Public service announcement! Little People, Big World star Tori Roloff shared a very strong message to all the mom-shamers and haters who fill the comments of her Instagram posts with criticism about the way she parents her children, Jackson and Lilah.
“I am not responsible for teaching the world anything about dwarfism or a pandemic or any other global issue,” Tori, 29, started her caption. “However, it is my privilege to have a platform where I can share information on things I find important like dwarfism or a pandemic or other global issues.”
She continued, “I did not [choose] to be in the public eye. I fell in love and I chose my husband then and I choose him every day since. This all comes along with him and our family and I feel like I’ve done a damn good job of being the best I can be.”
“I don’t owe you anything. You don’t own me. You can’t manipulate me. This is my Instagram and I can choose what I want to share,” Tori added. “If this doesn’t sit well with you … I’m sorry. It’s not my job to change your mind. [peace sign emoji].”
It seems like the Oregon native felt it was important to address all of her followers after she received several comments about 3-year-old son Jackson’s legs in a photo taken during the family’s 4th of July celebration. “Great pic … I can’t help to [sic] notice Jackson’s legs. They look like [they] are curving even more [sad face emoji]. Is he in pain? Is there a way to correct while he is young? Just asking out of concern [four red heart emojis],” one fan asked. Another asked, “Happy fourth!!!! I’m sorry if this is a stupid question but … does [sic] Jackson’s legs cause him pain since they bow out so much?”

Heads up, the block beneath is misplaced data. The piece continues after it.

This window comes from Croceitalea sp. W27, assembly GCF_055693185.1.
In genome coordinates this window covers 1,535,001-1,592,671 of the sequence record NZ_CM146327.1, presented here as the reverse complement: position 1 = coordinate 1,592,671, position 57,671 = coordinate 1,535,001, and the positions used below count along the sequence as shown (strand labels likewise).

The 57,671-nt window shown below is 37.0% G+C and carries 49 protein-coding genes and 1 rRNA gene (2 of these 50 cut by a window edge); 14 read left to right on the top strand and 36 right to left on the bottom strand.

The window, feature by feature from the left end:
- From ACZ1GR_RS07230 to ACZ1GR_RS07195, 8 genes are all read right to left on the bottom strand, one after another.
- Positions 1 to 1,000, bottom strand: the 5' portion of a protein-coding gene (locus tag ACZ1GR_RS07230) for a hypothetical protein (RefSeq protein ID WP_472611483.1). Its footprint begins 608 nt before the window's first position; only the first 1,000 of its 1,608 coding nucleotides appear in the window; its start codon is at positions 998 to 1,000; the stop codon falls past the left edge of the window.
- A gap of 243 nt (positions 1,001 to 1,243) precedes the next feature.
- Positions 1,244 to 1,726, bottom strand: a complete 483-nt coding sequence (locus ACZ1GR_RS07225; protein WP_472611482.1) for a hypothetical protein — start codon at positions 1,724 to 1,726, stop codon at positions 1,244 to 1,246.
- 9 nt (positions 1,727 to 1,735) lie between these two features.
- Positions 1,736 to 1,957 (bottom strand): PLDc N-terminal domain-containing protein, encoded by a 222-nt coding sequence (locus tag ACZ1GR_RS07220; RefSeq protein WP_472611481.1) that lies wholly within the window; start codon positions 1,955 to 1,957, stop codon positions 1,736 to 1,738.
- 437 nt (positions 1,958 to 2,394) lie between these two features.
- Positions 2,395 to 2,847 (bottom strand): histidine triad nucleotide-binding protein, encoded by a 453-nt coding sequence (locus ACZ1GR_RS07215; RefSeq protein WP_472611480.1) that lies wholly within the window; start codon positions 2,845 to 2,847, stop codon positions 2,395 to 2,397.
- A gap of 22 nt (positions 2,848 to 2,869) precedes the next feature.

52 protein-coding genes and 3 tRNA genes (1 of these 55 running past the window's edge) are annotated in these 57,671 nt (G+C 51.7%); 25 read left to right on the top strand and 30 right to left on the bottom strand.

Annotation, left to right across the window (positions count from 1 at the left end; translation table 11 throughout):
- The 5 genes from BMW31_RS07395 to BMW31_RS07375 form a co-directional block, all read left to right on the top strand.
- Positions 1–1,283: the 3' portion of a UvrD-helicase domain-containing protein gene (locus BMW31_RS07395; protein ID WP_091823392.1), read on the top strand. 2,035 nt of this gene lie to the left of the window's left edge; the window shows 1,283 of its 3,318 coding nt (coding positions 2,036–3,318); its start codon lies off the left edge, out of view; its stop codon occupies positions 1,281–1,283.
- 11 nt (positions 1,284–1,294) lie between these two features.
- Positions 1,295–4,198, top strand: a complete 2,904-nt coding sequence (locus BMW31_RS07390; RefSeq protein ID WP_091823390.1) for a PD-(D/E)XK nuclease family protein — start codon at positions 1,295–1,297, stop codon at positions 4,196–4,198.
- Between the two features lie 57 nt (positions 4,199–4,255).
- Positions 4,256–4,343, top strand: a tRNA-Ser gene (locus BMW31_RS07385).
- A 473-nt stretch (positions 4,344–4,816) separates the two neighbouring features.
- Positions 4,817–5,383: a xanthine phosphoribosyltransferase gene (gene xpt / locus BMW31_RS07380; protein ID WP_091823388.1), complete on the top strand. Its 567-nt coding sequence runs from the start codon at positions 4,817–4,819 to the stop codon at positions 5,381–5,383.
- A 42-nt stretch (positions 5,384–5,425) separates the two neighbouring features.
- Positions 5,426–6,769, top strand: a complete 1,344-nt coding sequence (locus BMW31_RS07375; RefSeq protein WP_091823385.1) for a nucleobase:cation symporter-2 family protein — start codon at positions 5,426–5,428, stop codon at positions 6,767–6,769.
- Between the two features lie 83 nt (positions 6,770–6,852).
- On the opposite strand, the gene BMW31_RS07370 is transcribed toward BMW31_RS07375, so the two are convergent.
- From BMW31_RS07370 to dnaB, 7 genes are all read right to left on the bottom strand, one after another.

Tori responded to the concerned fans, “He’s actually popping his hip here with some sass. It exaggerates the bowing. He is in no pain [what] so ever.”
The TLC star shares Jackson and daughter Lilah, 8 months, with husband Zach Roloff. Both of Zach and Tori’s children have been diagnosed with achondroplasia, which is a form of dwarfism that is caused by a genetic mutation. It is the most common form of dwarfism, and it can cause bowing in the legs along with other symptoms that may appear as the child grows up.
Zach, 30, also has achondroplasia and he and his wife plan to raise their children to be independent and self-sufficient even though they may be different from their peers. “You have to encourage a dwarf child a little more because it will take them five steps to do what others can do in two,” he previously explained during an episode of the family’s reality TV series. “But I knew, dwarf or not, I was going to parent my child with the mentality that not everyone gets a trophy. You have to earn it.”
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